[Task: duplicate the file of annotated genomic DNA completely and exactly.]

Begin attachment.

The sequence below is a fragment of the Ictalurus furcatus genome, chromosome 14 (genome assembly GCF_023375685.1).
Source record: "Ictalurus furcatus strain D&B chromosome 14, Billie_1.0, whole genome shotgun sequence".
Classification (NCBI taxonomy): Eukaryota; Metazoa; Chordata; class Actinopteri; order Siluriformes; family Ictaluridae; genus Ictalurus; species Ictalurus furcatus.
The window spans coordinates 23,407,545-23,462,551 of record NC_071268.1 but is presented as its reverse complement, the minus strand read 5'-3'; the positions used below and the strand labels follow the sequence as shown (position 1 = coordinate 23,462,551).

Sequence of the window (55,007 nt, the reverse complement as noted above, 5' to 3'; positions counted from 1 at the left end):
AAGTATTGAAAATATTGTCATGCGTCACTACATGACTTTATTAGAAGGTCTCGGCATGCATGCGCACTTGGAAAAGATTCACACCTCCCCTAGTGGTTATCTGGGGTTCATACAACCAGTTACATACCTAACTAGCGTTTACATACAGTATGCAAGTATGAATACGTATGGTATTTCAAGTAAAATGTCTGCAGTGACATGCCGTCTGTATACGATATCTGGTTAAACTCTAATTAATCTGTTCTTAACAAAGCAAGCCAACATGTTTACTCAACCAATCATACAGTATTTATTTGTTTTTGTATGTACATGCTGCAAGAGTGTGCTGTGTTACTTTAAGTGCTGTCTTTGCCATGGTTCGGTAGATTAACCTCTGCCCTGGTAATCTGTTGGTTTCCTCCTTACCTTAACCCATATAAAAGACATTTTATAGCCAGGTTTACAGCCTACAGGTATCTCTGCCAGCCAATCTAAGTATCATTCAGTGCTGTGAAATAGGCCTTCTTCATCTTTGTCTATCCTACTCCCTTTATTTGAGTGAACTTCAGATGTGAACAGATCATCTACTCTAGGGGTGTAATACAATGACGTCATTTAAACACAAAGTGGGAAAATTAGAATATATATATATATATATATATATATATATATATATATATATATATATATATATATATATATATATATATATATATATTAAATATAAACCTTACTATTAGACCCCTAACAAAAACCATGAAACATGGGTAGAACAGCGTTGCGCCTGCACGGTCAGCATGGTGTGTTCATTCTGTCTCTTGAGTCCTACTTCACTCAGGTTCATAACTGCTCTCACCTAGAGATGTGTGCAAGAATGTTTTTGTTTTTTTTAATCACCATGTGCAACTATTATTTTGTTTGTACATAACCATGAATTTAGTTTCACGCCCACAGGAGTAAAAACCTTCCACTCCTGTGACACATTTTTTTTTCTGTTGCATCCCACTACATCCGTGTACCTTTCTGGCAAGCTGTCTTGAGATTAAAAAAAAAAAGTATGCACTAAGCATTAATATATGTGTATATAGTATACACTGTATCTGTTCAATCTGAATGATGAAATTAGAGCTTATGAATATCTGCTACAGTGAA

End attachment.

The sequence below is a fragment of the Ictalurus furcatus genome, chromosome 14 (genome assembly GCF_023375685.1).
Source record: "Ictalurus furcatus strain D&B chromosome 14, Billie_1.0, whole genome shotgun sequence".
Classification (NCBI taxonomy): Eukaryota; Metazoa; Chordata; class Actinopteri; order Siluriformes; family Ictaluridae; genus Ictalurus; species Ictalurus furcatus.
The window spans coordinates 23,407,545-23,462,551 of record NC_071268.1 but is presented as its reverse complement, the minus strand read 5'-3'; the positions used below and the strand labels follow the sequence as shown (position 1 = coordinate 23,462,551).

Sequence of the window (55,007 nt, the reverse complement as noted above, 5' to 3'; positions counted from 1 at the left end):
AAGTATTGAAAATATTGTCATGCGTCACTACATGACTTTATTAGAAGGTCTCGGCATGCATGCGCACTTGGAAAAGATTCACACCTCCCCTAGTGGTTATCTGGGGTTCATACAACCAGTTACATACCTAACTAGCGTTTACATACAGTATGCAAGTATGAATACGTATGGTATTTCAAGTAAAATGTCTGCAGTGACATGCCGTCTGTATACGATATCTGGTTAAACTCTAATTAATCTGTTCTTAACAAAGCAAGCCAACATGTTTACTCAACCAATCATACAGTATTTATTTGTTTTTGTATGTACATGCTGCAAGAGTGTGCTGTGTTACTTTAAGTGCTGTCTTTGCCATGGTTCGGTAGATTAACCTCTGCCCTGGTAATCTGTTGGTTTCCTCCTTACCTTAACCCATATAAAAGACATTTTATAGCCAGGTTTACAGCCTACAGGTATCTCTGCCAGCCAATCTAAGTATCATTCAGTGCTGTGAAATAGGCCTTCTTCATCTTTGTCTATCCTACTCCCTTTATTTGAGTGAACTTCAGATGTGAACAGATCATCTACTCTAGGGGTGTAATACAATGACGTCATTTAAACACAAAGTGGGAAAATTAGAATATATATATATATATATATATATATATATATATATATATATATATATATATATATATATATATATATATATATATATTAAATATAAACCTTACTATTAGACCCCTAACAAAAACCATGAAACATGGGTAGAACAGCGTTGCGCCTGCACGGTCAGCATGGTGTGTTCATTCTGTCTCTTGAGTCCTACTTCACTCAGGTTCATAACTGCTCTCACCTAGAGATGTGTGCAAGAATGTTTTTGTTTTTTTTAATCACCATGTGCAACTATTATTTTGTTTGTACATAACCATGAATTTAGTTTCACGCCCACAGGAGTAAAAACCTTCCACTCCTGTGACACATTTTTTTTTCTGTTGCATCCCACTACATCCGTGTACCTTTCTGGCAAGCTGTCTTGAGATTAAAAAAAAAAAGTATGCACTAAGCATTAATATATGTGTATATAGTATACACTGTATCTGTTCAATCTGAATGATGAAATTAGAGCTTATGAATATCTGCTACAGTGAA